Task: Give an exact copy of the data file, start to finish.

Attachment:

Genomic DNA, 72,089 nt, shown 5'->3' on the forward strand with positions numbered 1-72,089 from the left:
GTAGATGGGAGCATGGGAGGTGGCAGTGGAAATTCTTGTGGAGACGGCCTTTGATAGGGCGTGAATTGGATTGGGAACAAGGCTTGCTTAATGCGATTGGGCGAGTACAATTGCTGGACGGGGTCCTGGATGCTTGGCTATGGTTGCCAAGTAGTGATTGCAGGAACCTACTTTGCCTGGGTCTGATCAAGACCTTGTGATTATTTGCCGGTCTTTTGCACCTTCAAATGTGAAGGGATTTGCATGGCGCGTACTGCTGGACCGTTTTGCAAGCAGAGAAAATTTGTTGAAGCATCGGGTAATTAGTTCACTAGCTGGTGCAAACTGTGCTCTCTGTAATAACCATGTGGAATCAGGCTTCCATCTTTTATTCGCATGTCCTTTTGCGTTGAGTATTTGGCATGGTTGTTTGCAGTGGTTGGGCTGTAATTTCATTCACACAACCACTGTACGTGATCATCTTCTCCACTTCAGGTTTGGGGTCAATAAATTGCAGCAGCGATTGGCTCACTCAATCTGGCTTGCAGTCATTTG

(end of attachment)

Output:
Genomic DNA, 72,089 nt, shown 5'->3' on the forward strand with positions numbered 1-72,089 from the left:
GTAGATGGGAGCATGGGAGGTGGCAGTGGAAATTCTTGTGGAGACGGCCTTTGATAGGGCGTGAATTGGATTGGGAACAAGGCTTGCTTAATGCGATTGGGCGAGTACAATTGCTGGACGGGGTCCTGGATGCTTGGCTATGGTTGCCAAGTAGTGATTGCAGGAACCTACTTTGCCTGGGTCTGATCAAGACCTTGTGATTATTTGCCGGTCTTTTGCACCTTCAAATGTGAAGGGATTTGCATGGCGCGTACTGCTGGACCGTTTTGCAAGCAGAGAAAATTTGTTGAAGCATCGGGTAATTAGTTCACTAGCTGGTGCAAACTGTGCTCTCTGTAATAACCATGTGGAATCAGGCTTCCATCTTTTATTCGCATGTCCTTTTGCGTTGAGTATTTGGCATGGTTGTTTGCAGTGGTTGGGCTGTAATTTCATTCACACAACCACTGTACGTGATCATCTTCTCCACTTCAGGTTTGGGGTCAATAAATTGCAGCAGCGATTGGCTCACTCAATCTGGCTTGCAGTCATTTG